Fortunately, this is still a simplification, one commonly used and it is normally where the story stops. In fact, there are two stable isotopes of lithium, lithium 6 and lithium 7, and the reaction with the neutron is different between the two. With lithium 7, we get a neutron back out again. This neutron can then go on to interact with another lithium and produce a second tritium. For one neutron in, we can get more than one tritium out.
But again, this is STILL a simplification! There are many things that can happen when a neutron collides with a lithium nucleus. The TENDL-2019 database of neutron cross sections has 88 entries for lithium. All of these entries describe a different possible outcome from the event. Only two produce tritium, and only five produce further neutrons, of which the reaction with lithium 7 mentioned above is the most likely. The rest are mainly different types of “scattering”, different ways that the neutron just bounces off the lithium nucleus.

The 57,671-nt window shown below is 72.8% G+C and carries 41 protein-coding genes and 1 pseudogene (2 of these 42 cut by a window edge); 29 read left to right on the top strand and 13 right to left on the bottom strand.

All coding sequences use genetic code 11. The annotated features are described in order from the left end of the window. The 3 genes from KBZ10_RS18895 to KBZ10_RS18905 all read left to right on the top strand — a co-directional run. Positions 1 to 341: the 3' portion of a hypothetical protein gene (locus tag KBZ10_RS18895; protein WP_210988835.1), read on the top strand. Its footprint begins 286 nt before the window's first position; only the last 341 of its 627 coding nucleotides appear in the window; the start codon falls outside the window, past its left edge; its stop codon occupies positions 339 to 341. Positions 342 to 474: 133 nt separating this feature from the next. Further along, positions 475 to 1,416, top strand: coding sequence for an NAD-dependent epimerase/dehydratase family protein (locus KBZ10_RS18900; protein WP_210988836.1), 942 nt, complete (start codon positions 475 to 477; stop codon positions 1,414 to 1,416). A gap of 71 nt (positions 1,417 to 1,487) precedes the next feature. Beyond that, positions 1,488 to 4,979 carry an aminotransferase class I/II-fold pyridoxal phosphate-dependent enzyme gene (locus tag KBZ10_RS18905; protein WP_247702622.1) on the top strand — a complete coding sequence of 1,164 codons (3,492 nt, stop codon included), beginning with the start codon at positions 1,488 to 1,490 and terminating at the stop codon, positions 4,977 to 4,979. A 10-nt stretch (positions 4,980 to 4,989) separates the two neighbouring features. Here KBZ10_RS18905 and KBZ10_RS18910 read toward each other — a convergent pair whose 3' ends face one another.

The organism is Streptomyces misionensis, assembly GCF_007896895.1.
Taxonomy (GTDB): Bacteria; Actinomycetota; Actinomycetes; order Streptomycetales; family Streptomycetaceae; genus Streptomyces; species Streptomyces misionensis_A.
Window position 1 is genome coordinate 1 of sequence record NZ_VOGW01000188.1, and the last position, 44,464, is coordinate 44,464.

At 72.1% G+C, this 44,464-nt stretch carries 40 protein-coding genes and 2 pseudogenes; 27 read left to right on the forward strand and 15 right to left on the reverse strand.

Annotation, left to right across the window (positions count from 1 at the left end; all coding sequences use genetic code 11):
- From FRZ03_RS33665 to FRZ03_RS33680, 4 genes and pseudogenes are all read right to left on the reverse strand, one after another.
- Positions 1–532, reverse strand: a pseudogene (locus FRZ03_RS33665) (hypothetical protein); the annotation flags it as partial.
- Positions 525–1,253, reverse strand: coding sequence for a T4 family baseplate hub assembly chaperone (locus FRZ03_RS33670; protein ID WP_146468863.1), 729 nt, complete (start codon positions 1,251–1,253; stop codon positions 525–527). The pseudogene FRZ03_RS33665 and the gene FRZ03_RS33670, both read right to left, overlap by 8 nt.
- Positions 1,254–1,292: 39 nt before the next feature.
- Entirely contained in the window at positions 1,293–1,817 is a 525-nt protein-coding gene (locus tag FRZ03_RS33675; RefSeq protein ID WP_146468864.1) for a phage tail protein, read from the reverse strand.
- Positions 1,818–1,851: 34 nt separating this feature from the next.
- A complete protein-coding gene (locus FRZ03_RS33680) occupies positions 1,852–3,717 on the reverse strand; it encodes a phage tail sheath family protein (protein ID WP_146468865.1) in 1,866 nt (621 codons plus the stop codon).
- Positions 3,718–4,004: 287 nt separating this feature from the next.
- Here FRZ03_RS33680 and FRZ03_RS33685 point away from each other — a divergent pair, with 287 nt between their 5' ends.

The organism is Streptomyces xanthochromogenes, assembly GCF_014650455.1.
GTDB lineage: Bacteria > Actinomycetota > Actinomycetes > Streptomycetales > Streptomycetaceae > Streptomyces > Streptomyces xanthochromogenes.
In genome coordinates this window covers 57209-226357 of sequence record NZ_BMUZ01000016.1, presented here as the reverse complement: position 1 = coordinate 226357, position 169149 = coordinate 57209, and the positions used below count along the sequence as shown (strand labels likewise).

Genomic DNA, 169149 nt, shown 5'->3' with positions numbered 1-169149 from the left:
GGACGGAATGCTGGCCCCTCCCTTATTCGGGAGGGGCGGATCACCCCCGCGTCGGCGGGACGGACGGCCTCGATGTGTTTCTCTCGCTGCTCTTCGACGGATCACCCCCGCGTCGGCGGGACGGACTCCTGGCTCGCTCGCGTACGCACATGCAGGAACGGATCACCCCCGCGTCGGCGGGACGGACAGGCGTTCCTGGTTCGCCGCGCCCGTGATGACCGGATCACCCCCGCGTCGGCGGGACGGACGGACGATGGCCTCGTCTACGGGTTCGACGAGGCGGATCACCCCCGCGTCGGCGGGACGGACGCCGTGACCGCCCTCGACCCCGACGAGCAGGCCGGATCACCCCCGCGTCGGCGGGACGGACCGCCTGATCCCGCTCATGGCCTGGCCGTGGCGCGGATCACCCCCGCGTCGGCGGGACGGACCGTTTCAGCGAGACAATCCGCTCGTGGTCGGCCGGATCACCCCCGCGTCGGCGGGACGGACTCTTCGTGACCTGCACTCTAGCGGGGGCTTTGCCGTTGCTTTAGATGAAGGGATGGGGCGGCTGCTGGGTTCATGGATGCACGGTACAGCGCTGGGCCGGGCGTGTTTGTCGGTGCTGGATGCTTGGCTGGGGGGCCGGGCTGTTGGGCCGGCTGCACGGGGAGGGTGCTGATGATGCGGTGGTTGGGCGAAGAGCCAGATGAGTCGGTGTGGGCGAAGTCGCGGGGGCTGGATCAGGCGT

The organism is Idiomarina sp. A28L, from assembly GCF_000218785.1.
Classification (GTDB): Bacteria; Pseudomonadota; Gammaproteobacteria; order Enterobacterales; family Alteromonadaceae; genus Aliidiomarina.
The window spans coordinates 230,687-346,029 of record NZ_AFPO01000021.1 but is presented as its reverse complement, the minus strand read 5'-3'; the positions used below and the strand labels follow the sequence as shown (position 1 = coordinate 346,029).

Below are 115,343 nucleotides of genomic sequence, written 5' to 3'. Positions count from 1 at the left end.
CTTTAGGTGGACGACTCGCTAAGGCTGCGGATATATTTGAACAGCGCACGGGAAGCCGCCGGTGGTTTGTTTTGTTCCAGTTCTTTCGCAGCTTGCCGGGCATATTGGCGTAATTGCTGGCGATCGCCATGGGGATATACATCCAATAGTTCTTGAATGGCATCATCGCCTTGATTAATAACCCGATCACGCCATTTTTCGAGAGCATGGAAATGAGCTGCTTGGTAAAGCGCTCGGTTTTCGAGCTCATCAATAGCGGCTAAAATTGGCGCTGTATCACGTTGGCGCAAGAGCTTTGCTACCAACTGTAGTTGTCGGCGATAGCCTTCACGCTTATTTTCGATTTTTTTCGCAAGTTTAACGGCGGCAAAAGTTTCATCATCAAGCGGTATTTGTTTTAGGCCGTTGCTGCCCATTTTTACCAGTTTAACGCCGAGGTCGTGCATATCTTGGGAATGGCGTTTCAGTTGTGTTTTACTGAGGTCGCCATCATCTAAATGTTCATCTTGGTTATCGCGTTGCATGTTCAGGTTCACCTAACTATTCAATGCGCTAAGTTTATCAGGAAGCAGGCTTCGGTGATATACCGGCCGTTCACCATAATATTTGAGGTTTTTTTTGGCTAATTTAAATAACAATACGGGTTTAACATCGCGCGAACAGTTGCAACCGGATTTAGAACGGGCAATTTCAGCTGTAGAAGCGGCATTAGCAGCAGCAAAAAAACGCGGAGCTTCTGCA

Each of these processes has a different likelihood of occurring, and that likelihood or “cross-section”, depends on the energy of the neutron coming in. The lithium 7 reaction that gives both a neutron and a tritium works well at the “birth” energy of the neutron, 14.1 MeV, the amount of energy it has just after fusing. However, the lithium 7 reaction is endothermic, meaning that the energy of the output neutron is less than the input neutron, which means that the probability of another lithium 7 reaction is lower. You can’t have an endless process going round and round producing more and more tritium each time. And anyway, scattering is overall the more likely outcome, which also lowers the neutrons energy and makes the lithium 7 reaction less likely. This reaction falls off a cliff as the neutron energy goes down, and that is the direction that nature is taking it.
Eventually, at low energies, when we have “thermal neutrons”, the tritium producing reaction with lithium 6 becomes the most likely process, so thermal neutrons produce tritium very well, but this reaction consumes the neutron.